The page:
HIGHLIGHTS� Stock discrepancies have been reduced, in comparison with previous terms.� New methods and processes in terms of stock control has yielded lesser shrinkage and stock losses.� Recruitment of more women into the Stores environment has added energy and productivity
to the work ethic.� Scanning systems introduced at Meter Stores to capture individual meter details, for easier tracking of meters & providing more quality information to energy control.� The installation of new computers systems on each floor of Main warehouse stores. This
has improved service delivery and stock control, where storekeepers on each floor can review stock levels and perform random stock counts.
LOWLIGHTS� At the beginning of this review period i.e. July 2012, low staff morale, together with higher
than expected stock discrepancies were noted.
FUTURE PLANS� To improve on our Stock turn rates on previous years.� To improve on our customer services at, & service levels at Stores, on previous years.� To train & empower more staff members, in order to improve productivity & skills.� To acquire more reliable vehicles/equipment example, a new forklift for Stores, to improve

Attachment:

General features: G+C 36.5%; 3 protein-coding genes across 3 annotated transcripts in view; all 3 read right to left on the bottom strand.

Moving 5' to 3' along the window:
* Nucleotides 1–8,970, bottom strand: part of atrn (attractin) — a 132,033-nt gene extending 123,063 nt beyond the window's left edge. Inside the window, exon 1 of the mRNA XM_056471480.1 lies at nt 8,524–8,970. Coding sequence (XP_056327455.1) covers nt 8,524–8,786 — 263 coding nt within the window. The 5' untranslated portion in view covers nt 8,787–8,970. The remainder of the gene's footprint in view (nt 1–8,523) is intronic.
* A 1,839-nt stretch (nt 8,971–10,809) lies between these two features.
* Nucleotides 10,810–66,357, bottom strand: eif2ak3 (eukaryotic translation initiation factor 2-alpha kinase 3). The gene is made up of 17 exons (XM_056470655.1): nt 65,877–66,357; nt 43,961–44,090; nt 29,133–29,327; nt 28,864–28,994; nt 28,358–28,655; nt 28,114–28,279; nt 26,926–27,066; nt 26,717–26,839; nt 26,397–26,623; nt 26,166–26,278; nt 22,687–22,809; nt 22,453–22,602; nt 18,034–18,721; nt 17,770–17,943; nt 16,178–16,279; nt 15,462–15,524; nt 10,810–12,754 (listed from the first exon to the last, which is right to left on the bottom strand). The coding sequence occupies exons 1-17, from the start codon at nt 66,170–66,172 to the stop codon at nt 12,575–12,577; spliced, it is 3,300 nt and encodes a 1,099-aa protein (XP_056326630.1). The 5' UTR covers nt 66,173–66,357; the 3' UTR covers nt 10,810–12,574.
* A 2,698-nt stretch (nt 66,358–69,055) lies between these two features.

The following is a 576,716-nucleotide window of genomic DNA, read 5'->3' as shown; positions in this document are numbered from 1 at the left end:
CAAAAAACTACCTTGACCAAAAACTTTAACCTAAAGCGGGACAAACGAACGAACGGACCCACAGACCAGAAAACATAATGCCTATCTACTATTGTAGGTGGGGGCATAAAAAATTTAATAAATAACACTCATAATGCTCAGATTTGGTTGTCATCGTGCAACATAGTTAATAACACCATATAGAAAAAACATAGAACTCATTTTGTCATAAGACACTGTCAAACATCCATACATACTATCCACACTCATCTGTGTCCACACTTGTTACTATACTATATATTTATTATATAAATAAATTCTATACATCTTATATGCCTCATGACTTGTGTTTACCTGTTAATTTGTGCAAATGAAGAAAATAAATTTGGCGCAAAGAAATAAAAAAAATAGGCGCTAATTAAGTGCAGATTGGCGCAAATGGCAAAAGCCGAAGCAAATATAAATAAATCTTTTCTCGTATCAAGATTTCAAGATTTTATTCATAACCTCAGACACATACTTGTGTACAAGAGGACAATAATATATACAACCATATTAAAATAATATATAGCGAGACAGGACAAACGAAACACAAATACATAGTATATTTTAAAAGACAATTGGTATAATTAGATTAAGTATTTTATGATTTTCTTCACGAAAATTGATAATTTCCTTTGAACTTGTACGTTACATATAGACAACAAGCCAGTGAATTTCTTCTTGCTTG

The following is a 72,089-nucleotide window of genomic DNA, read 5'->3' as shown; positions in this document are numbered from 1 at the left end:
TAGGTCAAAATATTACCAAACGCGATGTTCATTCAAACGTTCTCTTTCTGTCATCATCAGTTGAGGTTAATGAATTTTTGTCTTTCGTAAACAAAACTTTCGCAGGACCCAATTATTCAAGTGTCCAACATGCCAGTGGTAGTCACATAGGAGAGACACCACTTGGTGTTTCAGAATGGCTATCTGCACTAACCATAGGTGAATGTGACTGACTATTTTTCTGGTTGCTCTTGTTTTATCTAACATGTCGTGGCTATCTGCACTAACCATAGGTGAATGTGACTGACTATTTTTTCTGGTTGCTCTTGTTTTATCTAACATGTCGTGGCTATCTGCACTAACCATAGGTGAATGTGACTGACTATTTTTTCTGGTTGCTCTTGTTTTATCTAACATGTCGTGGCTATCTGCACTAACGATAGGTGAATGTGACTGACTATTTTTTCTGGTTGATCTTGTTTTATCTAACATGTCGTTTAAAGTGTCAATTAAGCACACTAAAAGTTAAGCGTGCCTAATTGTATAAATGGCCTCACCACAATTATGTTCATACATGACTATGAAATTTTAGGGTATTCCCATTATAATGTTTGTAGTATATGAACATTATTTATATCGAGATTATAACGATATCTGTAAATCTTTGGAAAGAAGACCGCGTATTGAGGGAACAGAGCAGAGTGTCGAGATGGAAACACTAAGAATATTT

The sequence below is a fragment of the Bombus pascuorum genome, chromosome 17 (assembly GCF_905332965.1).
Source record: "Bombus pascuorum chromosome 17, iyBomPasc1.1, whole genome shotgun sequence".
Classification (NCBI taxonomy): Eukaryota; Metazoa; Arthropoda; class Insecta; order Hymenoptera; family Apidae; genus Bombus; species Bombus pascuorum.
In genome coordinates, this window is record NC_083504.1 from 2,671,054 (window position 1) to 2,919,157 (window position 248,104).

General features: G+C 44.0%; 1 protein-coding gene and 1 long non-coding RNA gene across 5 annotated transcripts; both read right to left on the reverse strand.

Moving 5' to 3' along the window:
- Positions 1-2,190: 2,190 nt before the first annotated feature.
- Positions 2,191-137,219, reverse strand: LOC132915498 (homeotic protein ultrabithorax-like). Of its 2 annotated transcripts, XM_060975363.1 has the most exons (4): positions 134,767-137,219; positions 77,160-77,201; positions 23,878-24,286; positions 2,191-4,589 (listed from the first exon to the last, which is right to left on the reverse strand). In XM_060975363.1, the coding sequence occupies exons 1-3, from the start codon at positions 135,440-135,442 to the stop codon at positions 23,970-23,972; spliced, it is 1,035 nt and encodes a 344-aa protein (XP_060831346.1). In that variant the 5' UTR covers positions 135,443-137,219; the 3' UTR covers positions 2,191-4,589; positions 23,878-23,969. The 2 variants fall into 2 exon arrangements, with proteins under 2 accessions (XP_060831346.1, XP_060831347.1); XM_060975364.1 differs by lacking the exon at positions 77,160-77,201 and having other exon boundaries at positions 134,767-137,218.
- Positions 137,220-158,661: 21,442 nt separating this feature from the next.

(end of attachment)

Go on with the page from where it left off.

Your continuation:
BUSINESS RISK BRANCHThe Business Risk Control Branch comprises of the Risk and Compliance Management,Investigations and Network Theft Division.
The Risk and Compliance Management Division is responsible for the identification,assessment and mitigation of risks within eThekwini Electricity.
Compliance to procedures and policies is assessed for different Departments within theUnit.
The Investigations Division is responsible for the investigation of incidents relating tomaladministration within the Unit whilst the Network Theft Section is responsible for theidentification, investigation and mitigation of infrastructure theft on eThekwini Electricity'sreticulation network.
Cable theft and theft from substations have spiraled out of control during the year. Specialoperations were planned in hot spot areas with the assistance of SAPS. Two syndicatescomprising of five members each were arrested during these tactical operations. Patrolsat substations also resulted in several arrests. Criminal cases tried at court have seenthieves getting sentences between 3 months and 3 years.
A new tender has been awarded which will ensure 250 distributor substations being installedwith pepper gas systems as an anti-theft device.